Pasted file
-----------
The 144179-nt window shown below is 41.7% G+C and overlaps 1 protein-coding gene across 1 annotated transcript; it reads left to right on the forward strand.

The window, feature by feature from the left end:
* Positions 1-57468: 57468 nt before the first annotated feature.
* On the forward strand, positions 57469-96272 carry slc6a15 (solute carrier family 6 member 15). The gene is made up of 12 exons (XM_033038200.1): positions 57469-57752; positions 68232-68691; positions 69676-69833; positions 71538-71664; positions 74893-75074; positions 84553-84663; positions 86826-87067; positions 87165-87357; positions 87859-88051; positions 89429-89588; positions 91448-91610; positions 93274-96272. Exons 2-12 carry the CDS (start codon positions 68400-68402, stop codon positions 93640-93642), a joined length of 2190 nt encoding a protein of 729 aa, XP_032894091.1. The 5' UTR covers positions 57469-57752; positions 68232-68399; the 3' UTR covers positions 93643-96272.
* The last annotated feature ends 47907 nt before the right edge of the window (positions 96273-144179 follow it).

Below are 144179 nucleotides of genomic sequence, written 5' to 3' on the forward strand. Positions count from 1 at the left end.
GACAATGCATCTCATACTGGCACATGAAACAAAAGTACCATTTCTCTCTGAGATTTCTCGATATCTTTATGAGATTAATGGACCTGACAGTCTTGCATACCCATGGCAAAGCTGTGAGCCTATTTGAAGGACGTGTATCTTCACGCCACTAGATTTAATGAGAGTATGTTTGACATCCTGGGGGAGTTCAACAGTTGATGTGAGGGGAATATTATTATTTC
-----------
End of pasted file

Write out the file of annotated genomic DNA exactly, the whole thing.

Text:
The 144179-nt window shown below is 41.7% G+C and overlaps 1 protein-coding gene across 1 annotated transcript; it reads left to right on the forward strand.

The window, feature by feature from the left end:
* Positions 1-57468: 57468 nt before the first annotated feature.
* On the forward strand, positions 57469-96272 carry slc6a15 (solute carrier family 6 member 15). The gene is made up of 12 exons (XM_033038200.1): positions 57469-57752; positions 68232-68691; positions 69676-69833; positions 71538-71664; positions 74893-75074; positions 84553-84663; positions 86826-87067; positions 87165-87357; positions 87859-88051; positions 89429-89588; positions 91448-91610; positions 93274-96272. Exons 2-12 carry the CDS (start codon positions 68400-68402, stop codon positions 93640-93642), a joined length of 2190 nt encoding a protein of 729 aa, XP_032894091.1. The 5' UTR covers positions 57469-57752; positions 68232-68399; the 3' UTR covers positions 93643-96272.
* The last annotated feature ends 47907 nt before the right edge of the window (positions 96273-144179 follow it).

Below are 144179 nucleotides of genomic sequence, written 5' to 3' on the forward strand. Positions count from 1 at the left end.
GACAATGCATCTCATACTGGCACATGAAACAAAAGTACCATTTCTCTCTGAGATTTCTCGATATCTTTATGAGATTAATGGACCTGACAGTCTTGCATACCCATGGCAAAGCTGTGAGCCTATTTGAAGGACGTGTATCTTCACGCCACTAGATTTAATGAGAGTATGTTTGACATCCTGGGGGAGTTCAACAGTTGATGTGAGGGGAATATTATTATTTC